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November 14, 1995


By CBR Staff Writer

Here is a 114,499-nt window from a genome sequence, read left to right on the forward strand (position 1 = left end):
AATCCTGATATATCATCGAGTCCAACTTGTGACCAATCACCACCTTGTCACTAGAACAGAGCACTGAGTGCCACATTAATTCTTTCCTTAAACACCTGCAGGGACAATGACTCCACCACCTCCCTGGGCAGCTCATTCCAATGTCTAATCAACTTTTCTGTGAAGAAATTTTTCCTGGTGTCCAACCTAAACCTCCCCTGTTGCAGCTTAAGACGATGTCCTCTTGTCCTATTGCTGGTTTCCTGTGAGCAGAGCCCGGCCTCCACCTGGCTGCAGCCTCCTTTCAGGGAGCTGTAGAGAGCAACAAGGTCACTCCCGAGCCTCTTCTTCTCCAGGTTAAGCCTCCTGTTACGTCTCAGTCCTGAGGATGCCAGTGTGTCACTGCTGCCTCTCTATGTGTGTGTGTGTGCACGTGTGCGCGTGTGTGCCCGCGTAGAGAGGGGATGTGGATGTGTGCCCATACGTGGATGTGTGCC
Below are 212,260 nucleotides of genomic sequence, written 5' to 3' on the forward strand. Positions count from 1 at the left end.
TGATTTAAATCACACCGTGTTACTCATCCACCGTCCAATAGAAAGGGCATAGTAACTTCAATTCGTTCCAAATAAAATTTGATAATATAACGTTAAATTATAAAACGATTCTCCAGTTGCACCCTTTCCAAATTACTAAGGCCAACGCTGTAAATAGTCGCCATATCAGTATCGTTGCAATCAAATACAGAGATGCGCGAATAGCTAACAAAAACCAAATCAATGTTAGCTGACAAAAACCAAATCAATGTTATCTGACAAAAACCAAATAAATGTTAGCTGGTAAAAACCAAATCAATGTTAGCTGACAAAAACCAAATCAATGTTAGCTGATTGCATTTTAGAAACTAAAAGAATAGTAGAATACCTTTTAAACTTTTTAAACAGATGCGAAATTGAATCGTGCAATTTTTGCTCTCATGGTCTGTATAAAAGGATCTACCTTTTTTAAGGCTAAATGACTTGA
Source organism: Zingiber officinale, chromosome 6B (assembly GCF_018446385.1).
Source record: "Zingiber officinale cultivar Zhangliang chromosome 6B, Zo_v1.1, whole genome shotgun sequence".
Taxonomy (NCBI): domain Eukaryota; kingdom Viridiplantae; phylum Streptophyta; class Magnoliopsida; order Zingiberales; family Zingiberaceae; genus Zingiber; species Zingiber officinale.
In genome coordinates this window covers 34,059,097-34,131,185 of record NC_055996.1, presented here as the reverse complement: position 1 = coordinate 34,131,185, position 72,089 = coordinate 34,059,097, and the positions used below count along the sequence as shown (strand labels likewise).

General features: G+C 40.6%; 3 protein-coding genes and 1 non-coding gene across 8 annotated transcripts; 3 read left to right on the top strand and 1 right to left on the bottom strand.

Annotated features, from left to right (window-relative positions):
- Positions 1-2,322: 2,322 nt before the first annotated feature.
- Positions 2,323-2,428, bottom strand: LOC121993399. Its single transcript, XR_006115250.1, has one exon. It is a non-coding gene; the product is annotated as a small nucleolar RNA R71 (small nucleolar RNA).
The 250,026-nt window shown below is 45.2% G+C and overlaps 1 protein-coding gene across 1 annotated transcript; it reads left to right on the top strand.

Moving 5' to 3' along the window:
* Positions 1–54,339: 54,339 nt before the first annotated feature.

Texas Instruments Inc’s Software Business unit in Plano, Texas – which includes its Unix organisation – is reorganising itself into three strategic sales units to market its Composer client-server application development tool, Arranger tool sets and other products worldwide. Previously, Texas Instruments sold everything via regional geographical units: the Americas, including the US, Canada and Latin America; Europe; the UK; the Asia/Pacific Rim; and Federal, including sales to the US and Canadian governments. Texas Instruments has entitled its new marketing and sales units Enterprise, Governmental and Departmental Solutions. The Enterprise Business Unit will market and sell Composer product lines for Unix, OS/2, Oracle, Open VMS, MVS, DB2, and Windows NT, 3.1 and 95. It will focus more on Composer than Arranger. The Departmental Business Unit will market and sell Arranger and low-end tools, including mid-range products and services, to third party channels, and will not focus directly on Composer. The Governmental Business Unit will sell products directly to government users worldwide. Sources were unsure how repository work, once completed, will be marketed. Product development will remain in the Central Development Organisation. TI Software’s two main offices will remain in Plano and in the UK. The company was unsure exactly how relationships with Microsoft Corp, Hewlett-Packard Co, IBM Corp, Sun Microsystems Inc and Digital Equipment Corp would play out in the new structure, and could only speculate that sales would go through the Departmental Solutions unit. The restructuring has led to the resignation of Ed Ossie, head of the Americas operations, and vice-president Ron Brittian, who worked with the company’s customer base and reported directly to Texas Instruments Software Business president J R (Bob) McLendon. Furthermore, an estimated 7% of TI Software’s worldwide workforce of 1,360 will be made redundant. The company will try to place as many as possible within TI Software’s parent company, Texas Instruments. Sources were unsure about the financial consequences of the reorganisation at press time.

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